the friend online
18 July 2008

A house of cards

Judy Kirby reviews a useful analysis of capitalism and the economy

A House of Cards: from fantasy finance to global crash by
Gerry Gold & Paul Feldman. Lupus Books.
ISBN 978-0-9523454-3-5. £3.

This is a book to make your head spin. The demonic rise of capitalism in its global mantle is charted in thunderous tones and relentless recital of all the ghastly fallout from globalisation. It's hard not to agree wholeheartedly with the authors as they deconstruct the entire consumerist society to expose the capitalist engine at its centre. All our current woes stem from profit-motivated transnational corporate greed, which has been given full rein for the past thirty years and is now strangling the planet, from climatic degradation to debt-laden economic disaster.

Capitalism, which the authors point out has only 200 years on the clock, contains the seeds of its own destruction. In a telling observation quoted from Jeremy Rifkind, president of the Foundation on Economic Trends, this becomes apparent: 'If dramatic advances in productivity can replace more and more human labour, resulting in more workers being let go from the workforce, where will the consumer demand come from to buy all the potential new products and services? We are being forced to face up to an inherent contradiction at the heart of our market economy that has been present since the very beginning, but is only now becoming irreconcilable.'

After an impressive demolition job on the market economy, the authors surprise us with their solution. Yes, it's still revolution comrades, with corporate ownership of the means of production swept away but this time with a cannier alternative. Capitalism can be recycled like any household waste. We don't need to abandon the scientific revolution, the communications highway and sophisticated means of measuring demand. These need to be the tools of a new and vibrant co-operative movement based on the universally admired principles of the Rochdale pioneers. The authors are associated with the international organisation A World to Win, which is actively campaigning for a co-operatively owned and managed not-for-profit economy. It might all seem small beer to those of us overwhelmed by the scope and transitory nature of big business, but these authors have faith that co-ownership of companies can develop into a movement creating sustainable consumerism serviced by fulfilled employees. The book notes that the employee-owned John Lewis Partnership runs two of the nation's favourite shops – Waitrose and John Lewis.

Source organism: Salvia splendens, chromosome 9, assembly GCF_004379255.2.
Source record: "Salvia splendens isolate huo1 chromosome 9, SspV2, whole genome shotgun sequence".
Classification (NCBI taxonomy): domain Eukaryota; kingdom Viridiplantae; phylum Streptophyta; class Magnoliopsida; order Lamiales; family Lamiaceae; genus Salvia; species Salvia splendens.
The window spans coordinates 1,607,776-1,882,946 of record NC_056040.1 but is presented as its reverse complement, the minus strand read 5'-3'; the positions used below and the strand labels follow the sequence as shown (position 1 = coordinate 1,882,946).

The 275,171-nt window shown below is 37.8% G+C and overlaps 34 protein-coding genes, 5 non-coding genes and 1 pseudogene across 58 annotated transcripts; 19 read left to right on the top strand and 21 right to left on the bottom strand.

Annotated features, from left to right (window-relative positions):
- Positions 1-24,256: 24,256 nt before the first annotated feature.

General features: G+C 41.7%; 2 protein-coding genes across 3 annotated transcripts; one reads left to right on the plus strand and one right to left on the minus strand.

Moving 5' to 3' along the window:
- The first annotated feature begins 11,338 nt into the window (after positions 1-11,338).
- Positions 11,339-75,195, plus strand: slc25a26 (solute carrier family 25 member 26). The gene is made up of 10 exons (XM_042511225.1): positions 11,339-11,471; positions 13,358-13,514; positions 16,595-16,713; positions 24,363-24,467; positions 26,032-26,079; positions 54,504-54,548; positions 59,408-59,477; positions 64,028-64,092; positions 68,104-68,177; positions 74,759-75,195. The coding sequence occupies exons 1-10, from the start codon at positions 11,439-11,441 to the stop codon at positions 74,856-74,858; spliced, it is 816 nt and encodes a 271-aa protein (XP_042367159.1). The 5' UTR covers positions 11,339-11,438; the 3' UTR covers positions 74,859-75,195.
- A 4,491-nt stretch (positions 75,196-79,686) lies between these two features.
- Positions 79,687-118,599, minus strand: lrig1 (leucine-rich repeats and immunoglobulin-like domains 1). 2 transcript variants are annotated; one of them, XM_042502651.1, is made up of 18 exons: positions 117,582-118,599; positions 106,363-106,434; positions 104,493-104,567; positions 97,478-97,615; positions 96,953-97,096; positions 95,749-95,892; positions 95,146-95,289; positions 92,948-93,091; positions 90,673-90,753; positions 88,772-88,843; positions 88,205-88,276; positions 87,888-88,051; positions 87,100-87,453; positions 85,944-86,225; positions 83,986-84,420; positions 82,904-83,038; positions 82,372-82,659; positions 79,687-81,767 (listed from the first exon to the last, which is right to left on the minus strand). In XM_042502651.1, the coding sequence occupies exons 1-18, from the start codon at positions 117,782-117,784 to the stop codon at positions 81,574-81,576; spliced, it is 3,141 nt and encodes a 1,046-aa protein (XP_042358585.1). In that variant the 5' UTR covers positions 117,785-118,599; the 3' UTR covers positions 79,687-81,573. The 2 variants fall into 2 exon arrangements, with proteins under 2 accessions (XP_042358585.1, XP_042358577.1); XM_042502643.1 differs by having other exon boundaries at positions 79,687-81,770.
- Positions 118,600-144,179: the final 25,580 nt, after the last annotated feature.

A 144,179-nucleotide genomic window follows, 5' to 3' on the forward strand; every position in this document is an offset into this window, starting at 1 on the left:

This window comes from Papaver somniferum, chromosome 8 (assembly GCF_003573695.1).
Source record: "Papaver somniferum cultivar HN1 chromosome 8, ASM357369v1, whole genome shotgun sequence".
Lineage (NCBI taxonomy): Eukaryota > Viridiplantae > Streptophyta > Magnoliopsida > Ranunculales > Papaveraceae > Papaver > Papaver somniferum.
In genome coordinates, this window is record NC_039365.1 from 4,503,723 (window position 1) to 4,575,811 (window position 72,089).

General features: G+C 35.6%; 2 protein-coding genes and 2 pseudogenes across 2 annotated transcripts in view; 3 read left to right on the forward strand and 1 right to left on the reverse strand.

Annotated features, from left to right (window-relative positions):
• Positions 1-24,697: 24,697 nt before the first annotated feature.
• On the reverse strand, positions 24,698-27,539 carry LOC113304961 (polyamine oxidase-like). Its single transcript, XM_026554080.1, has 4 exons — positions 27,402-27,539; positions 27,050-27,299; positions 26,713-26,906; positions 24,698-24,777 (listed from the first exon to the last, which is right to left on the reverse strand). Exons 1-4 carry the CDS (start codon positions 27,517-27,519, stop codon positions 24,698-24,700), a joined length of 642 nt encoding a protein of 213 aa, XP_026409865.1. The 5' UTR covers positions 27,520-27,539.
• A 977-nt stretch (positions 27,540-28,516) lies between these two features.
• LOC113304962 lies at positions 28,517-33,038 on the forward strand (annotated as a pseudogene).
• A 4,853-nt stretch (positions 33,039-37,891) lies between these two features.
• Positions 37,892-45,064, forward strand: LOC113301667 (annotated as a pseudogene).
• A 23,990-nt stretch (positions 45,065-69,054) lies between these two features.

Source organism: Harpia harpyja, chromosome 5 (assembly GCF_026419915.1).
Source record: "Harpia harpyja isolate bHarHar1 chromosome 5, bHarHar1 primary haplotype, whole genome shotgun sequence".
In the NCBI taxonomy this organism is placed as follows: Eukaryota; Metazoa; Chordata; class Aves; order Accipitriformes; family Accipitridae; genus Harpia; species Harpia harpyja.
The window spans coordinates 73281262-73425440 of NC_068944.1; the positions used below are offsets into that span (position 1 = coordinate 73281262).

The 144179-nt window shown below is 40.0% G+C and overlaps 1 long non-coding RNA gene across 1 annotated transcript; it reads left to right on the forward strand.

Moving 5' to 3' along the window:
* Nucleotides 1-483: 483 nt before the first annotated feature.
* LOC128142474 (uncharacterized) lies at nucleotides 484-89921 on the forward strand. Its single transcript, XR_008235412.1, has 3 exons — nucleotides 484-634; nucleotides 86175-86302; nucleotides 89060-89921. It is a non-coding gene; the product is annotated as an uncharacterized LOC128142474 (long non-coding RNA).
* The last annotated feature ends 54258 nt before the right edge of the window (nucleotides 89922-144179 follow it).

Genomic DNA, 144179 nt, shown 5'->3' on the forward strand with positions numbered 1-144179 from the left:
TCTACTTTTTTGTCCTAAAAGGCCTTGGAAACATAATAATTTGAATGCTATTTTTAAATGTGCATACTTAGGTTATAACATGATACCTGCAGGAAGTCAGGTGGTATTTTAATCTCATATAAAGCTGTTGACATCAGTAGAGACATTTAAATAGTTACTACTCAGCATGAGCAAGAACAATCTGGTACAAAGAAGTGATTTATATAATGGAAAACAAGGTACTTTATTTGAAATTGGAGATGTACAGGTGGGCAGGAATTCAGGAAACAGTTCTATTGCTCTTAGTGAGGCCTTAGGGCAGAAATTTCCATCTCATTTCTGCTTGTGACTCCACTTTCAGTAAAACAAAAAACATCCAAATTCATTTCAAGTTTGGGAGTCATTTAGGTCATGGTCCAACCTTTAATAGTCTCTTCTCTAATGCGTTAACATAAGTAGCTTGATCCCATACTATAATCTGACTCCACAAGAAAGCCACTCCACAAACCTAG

The present political system is too discredited to bring about change, say the authors, a view gaining ground. 'Governments and states have become voluntary warders patrolling the global economy on behalf of the corporations,' they believe. Instead they predict a coming together of many dissatisfied groups – consumerist, climate change, anti-war and anti-poverty campaigns linking in a coalition to bring change.

But one has to glance at the opposition before being carried away with these heady ideas. There are many proponents of globalisation, in finance, business and communications. Take Fareed Zakaria, the Newsweek columnist and editor, who thinks the globalised market economy has lifted many poor countries out of poverty. He is less interested in the decline of America than in what he calls 'the rise of the rest.' In a recent Newsweek article he proclaimed that the underlying reality across the world is one of enormous vitality. 'For the first time ever', he wrote, 'most countries around the world are practising sensible economics. Consider inflation. Over the past twenty years hyperinflation, a problem that used to bedevil large swathes of the world from Turkey to Brazil to Indonesia, has largely vanished, tamed by successful fiscal and monetary policies. The results are clear and stunning. The share of people living on $1 a day has plummeted from forty per cent in 1981 to eighteen percent in 2004 and is estimated to drop to twelve percent by 2015.'

But we may part company with Zakaria when we hear him count as success the fact that the tallest buildings, biggest dams and most advanced mobile phones will soon be coming from 'the rise of the rest' and not America.

The Friend provides fresh insight with news about and of interest to Quakers every week, in depth thought and reasoning through our comment, opinion and analysis pages, features that bring vibrancy to Quakerism, as well as reviews and arts pages that add to Quaker culture. Subscribe here.

Judy Kirby


This week's .pdf
In this week's online edition... rss edition
Quaker charity leads the way in tackling financial exclusion
Tough times for war resisters in Canada despite parliament’s help
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FUM Triennial news
Oliver Robertson
Scottish government says no to Circles
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Challenging consumerism
Judith Moran
Mary Barnes & Ann Frost

The power of microcredit
Jennifer Kavanagh
Tackling financial exclusion
Esther de Jong
A house of cards
Judy Kirby
A selfish gene?
Edward Mackay
With Friends like these
Oliver Robertson
Is there a gap?
Stephen Cox

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